The infinite Love which created us from absolutely nothing at all, and without justification, loves us unconditionally for all of eternity, revealing Himself through the presence of His only Son, Jesus, whom saved us through His own sacrifice; that infinite Love of God which reveals itself in the presence and in the love of our Saviour and which invests us permanently in the actions of the Holy Spirit and in the life and communion of His Church.

His Love is with you, it is with me, it is with all of us. Lord be with me now and at every hour, for even the briefest instant without fail. Let it be the event which allows Him into our lives so that He may decide with us and within us, so that everything we do or act upon is accomplished through one God the Father of us all, who is above all and through all and in all. [Ephesians 4:6]

In all its different expressions, however, this salutation calls for and forces each of us to remind ourselves of our creation, of our deepest need, and therefore to that Essential on which all of the greatest affirmations of life depend. In fact, within the sacrament of the Mass these words are the prelude which opens our hearts for our encounter with Christ within the Eucharist, making us realise our bond to His presence.

That He greets and welcomes us in such manner is a definitive sign and fraternal custom within which we sustain ourselves, our awareness of being here, of our journey and of our fellowship within His Church. And it is the stimulus toward the freedom of each one of us moving towards the presence of our Lord whom just like a pauper, advances to welcome us, burned only by a desire to speak to each heart and draw them all into His love. This is why I recognise it as an essential in welcoming you all by greeting you all in the same manner as The apostle Paul and the Church welcomes us as a community to partake in the liturgy. 

<p value="<amp-fit-text layout="fixed-height" min-font-size="6" max-font-size="72" height="80">The desire to immediately awaken the heart of each one of us to that Presence, which alone is capable of revealing ourselves to ourselves, of being sufficiently correlated to the vast needs of the heart, by acknowledging the whole and absolute aspect of our needs. The desire to immediately awaken the heart of each one of us to that Presence, which alone is capable of revealing ourselves to ourselves, of being sufficiently correlated to the vast needs of the heart, by acknowledging the whole and absolute aspect of our needs.

This is a Presence without whom not only life has absolutely no meaning, one without we would not exist and which would render us incapable of living constructively, causing us to become incapable of anything at all: when we are lost to our faith, it extinguishes itself, we delude ourselves to the point of depression, caused by the weight and tyranny of those false, delusional, destructive, overambitious and stubborn attempts to allow us to “be” and to make us happy and fulfilled.

I was encouraged to pursue my sudden need by the presence of by a brother religious, a secular Canon and friend with his wife whom I’ve known for more years than I can remember, I bumped into them quite by chance this morning at Canterbury Cathedral as normally he would be at his own parish. He is one of those whom asked me at the beginning of this year, to come nearer to our dialogue with my own testimony. Moved by the surprise of this chance meeting —I’d not seen them for almost 19 months—, I found myself wondering what I would have wanted for him and his family and what I could give witness to, particularly in the dramatic and touching experience he and his wife experienced at the birth of their first son recently. It was at that moment that I was moved by my own words of greeting, which made this hermit become aware —as I have previously mentioned— of the certainty that there couldn’t be a more crucial, unshakeable and valuable event, not only toward each other but for all of humanity. I was being given the opportunity to open up and share my whole heart with both of them through those simple yet uplifting words: “May the grace of our Lord Jesus Christ, the love of God the Father and the fellowship of the Holy Spirit be with you all”.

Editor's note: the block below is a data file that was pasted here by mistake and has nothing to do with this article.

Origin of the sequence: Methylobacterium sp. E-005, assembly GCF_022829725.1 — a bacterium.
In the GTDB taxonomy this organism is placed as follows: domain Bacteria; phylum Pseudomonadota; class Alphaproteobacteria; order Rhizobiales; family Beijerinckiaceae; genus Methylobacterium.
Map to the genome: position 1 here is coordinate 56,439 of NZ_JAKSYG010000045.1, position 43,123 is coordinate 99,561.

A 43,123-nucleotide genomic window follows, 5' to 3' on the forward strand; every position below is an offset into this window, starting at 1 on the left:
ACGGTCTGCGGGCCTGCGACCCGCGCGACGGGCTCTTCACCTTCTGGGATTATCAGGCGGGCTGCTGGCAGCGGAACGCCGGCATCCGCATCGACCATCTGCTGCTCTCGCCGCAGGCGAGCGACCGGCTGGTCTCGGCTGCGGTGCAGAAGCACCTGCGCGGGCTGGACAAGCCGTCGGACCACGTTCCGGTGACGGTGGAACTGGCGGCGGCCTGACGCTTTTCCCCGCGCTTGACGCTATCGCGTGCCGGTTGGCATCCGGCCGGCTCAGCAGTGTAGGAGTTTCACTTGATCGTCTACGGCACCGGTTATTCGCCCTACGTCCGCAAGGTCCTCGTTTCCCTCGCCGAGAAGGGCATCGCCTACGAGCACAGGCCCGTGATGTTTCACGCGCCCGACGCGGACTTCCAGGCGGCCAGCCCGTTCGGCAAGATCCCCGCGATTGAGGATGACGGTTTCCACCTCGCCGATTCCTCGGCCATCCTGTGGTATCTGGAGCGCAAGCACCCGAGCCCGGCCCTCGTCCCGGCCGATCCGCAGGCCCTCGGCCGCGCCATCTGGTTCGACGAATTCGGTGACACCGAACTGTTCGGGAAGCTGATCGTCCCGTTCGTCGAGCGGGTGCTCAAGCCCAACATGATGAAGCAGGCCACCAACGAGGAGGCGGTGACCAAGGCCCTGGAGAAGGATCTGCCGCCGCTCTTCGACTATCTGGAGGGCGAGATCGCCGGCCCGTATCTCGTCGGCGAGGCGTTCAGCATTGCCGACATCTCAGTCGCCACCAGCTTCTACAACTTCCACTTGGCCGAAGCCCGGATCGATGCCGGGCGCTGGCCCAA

This is not a “spiritual” welcome which has been reduce to the ranks of a mere “spiritual” gesture. But it is a greeting which conveys and affirms the Presence, where we allow ourselves to be confronted. This happens entirely within the sacrament of the Eucharist. A celebration with the intention of representing everything, the truth of everything, I mean absolutely everything; this is the only event which allows us to become competent, where it is possible for us to exist, to be alive and face anything that we may have to face, it allows us to know who and what we are and what has occurred to us. We are purposed for the presence of God.

This presence of God with us from the start of our day —and perhaps without even knowing it— makes us long for —just as a doe would yearn for a stream of pure water, even more so than the deserts and the arid lands hunger for a source of water; like a loved one who pines and cry out for for their beloved, just as a child who awaits for the watchful smiling eyes and embrace of their mother’s arms.